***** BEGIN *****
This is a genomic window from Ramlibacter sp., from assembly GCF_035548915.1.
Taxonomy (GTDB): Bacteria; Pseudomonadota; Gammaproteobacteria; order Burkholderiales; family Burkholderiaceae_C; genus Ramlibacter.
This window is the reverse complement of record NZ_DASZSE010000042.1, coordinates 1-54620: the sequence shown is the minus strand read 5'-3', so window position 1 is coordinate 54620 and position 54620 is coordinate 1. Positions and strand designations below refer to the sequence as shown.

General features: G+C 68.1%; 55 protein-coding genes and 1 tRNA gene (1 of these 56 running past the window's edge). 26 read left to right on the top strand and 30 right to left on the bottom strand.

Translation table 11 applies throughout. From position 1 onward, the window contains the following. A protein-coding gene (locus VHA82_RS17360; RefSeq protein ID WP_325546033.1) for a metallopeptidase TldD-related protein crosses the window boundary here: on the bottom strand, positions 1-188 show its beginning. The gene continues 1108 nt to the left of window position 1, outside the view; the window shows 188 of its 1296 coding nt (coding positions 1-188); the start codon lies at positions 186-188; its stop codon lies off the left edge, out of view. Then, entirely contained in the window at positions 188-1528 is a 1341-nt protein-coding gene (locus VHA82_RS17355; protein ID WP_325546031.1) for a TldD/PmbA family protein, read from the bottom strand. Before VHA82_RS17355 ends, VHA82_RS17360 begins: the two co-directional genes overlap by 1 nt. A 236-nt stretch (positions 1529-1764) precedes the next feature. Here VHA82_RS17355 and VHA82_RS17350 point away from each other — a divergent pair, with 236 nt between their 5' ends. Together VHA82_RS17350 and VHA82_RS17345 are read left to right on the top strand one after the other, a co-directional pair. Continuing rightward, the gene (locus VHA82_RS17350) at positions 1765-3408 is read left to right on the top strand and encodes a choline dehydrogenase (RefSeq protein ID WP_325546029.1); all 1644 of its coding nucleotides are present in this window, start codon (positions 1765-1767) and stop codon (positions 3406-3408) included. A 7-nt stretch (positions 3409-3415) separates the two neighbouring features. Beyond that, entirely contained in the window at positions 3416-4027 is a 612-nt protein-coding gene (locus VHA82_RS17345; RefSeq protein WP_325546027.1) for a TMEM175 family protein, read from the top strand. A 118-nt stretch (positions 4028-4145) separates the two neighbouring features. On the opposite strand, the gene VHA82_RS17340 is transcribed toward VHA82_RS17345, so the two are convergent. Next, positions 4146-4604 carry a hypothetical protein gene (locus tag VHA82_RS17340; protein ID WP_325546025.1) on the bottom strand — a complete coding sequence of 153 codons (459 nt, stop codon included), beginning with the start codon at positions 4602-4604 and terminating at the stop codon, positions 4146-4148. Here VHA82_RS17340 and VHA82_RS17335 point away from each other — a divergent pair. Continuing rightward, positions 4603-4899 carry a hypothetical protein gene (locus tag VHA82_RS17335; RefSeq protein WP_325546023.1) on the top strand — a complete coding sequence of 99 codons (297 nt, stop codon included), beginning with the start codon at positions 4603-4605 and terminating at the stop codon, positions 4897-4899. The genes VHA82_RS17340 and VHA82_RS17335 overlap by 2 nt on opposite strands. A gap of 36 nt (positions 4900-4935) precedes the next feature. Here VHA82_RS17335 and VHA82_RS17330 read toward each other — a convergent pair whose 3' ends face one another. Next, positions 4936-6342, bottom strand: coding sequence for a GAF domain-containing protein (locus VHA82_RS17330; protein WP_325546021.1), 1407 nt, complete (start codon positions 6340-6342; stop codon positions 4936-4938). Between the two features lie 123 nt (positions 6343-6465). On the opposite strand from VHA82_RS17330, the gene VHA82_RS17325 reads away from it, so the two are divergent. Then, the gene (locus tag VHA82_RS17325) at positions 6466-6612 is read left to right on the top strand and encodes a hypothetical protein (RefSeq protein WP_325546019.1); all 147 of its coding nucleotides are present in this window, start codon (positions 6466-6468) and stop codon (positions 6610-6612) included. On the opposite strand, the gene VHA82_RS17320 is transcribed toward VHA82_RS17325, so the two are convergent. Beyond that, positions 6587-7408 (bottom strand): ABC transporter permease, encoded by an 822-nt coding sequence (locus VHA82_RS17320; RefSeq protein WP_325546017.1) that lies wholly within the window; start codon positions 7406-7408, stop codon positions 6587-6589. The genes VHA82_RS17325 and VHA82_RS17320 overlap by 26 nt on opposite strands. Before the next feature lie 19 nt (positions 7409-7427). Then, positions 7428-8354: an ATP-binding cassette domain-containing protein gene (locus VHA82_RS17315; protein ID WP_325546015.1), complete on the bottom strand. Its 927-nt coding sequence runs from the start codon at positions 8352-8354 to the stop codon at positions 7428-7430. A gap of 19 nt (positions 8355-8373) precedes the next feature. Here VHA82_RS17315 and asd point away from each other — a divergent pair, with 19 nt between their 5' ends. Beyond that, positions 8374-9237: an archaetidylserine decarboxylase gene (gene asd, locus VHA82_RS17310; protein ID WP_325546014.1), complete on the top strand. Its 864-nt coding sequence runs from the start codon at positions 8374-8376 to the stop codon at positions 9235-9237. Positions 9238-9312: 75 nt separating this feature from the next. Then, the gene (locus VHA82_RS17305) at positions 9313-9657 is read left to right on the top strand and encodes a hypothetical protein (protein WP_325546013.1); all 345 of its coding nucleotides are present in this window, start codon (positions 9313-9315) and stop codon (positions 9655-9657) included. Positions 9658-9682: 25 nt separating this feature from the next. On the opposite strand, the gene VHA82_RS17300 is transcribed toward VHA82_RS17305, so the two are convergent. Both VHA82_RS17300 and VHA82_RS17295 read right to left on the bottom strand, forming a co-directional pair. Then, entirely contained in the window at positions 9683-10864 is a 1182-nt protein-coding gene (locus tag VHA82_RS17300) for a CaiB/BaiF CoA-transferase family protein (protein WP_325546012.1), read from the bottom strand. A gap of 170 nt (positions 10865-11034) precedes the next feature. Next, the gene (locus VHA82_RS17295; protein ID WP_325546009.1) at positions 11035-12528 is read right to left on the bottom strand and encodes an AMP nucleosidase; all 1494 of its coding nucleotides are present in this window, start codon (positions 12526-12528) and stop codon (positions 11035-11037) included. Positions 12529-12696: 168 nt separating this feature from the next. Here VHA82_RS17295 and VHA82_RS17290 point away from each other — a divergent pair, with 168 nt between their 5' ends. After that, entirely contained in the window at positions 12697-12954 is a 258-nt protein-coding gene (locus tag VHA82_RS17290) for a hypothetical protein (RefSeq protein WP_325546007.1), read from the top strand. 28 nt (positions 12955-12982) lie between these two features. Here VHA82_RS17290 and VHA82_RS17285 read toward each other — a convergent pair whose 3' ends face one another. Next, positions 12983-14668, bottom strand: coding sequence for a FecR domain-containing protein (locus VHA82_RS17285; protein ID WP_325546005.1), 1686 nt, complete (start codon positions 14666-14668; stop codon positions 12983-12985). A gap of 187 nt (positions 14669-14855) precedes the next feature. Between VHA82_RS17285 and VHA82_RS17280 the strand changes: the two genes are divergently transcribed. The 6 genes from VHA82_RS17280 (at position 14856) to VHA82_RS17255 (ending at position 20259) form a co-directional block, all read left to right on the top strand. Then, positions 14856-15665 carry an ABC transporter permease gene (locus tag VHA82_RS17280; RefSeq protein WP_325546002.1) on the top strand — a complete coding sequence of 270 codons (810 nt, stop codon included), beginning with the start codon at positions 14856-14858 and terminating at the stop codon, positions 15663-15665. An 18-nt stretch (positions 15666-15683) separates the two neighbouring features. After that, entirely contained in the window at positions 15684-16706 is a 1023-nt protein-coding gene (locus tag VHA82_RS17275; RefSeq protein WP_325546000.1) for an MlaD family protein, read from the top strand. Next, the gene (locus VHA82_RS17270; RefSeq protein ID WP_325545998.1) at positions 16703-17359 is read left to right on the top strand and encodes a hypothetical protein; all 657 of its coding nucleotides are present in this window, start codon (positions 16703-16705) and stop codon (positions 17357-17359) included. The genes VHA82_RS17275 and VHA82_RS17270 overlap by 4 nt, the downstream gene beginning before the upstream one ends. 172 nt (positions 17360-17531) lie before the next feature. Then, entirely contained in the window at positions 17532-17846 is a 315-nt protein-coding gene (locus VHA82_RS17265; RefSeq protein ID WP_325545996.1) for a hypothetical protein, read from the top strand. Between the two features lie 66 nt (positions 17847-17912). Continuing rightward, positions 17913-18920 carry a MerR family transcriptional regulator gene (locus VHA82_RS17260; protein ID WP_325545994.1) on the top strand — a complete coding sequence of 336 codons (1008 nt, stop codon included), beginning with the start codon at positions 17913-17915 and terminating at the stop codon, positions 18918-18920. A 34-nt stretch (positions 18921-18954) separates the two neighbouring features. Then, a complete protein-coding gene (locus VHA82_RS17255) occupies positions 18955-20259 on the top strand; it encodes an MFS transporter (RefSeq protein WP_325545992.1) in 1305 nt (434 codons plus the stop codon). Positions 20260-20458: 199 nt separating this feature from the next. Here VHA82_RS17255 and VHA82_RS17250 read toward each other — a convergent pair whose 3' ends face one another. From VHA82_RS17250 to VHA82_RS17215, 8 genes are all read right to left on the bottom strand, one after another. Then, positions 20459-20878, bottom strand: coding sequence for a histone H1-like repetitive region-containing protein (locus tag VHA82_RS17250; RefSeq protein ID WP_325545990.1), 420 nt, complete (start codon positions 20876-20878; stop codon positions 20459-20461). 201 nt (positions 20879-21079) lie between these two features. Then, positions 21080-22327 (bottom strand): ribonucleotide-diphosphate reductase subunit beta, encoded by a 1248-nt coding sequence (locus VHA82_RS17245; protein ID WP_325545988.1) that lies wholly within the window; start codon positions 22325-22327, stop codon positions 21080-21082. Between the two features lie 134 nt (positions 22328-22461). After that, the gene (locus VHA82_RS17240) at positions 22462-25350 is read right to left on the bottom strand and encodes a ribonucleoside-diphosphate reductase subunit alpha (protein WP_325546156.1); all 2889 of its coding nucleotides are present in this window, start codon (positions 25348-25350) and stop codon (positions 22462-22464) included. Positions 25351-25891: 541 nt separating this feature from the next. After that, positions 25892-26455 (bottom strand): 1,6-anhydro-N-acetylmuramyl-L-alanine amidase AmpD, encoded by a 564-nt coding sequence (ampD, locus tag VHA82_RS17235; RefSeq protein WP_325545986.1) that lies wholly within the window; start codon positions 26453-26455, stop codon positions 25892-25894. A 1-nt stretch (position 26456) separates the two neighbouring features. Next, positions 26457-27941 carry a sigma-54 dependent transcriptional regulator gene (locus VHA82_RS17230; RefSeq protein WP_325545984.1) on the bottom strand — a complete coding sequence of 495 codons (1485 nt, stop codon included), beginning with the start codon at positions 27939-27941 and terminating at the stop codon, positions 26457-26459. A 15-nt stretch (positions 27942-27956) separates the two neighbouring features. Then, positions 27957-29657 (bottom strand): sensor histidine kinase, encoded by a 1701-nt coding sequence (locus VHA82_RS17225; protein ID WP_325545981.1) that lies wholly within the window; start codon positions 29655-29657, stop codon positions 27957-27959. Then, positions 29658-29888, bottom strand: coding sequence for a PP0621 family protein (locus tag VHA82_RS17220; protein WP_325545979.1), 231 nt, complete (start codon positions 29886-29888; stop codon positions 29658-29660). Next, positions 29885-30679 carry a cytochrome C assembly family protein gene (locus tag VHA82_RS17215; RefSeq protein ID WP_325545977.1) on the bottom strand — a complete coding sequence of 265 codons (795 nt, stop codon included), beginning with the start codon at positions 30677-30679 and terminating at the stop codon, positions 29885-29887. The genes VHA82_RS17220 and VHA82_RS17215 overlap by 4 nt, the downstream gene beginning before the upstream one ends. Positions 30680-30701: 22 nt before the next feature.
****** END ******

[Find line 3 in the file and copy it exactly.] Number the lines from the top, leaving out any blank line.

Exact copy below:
This window is the reverse complement of record NZ_DASZSE010000042.1, coordinates 1-54620: the sequence shown is the minus strand read 5'-3', so window position 1 is coordinate 54620 and position 54620 is coordinate 1. Positions and strand designations below refer to the sequence as shown.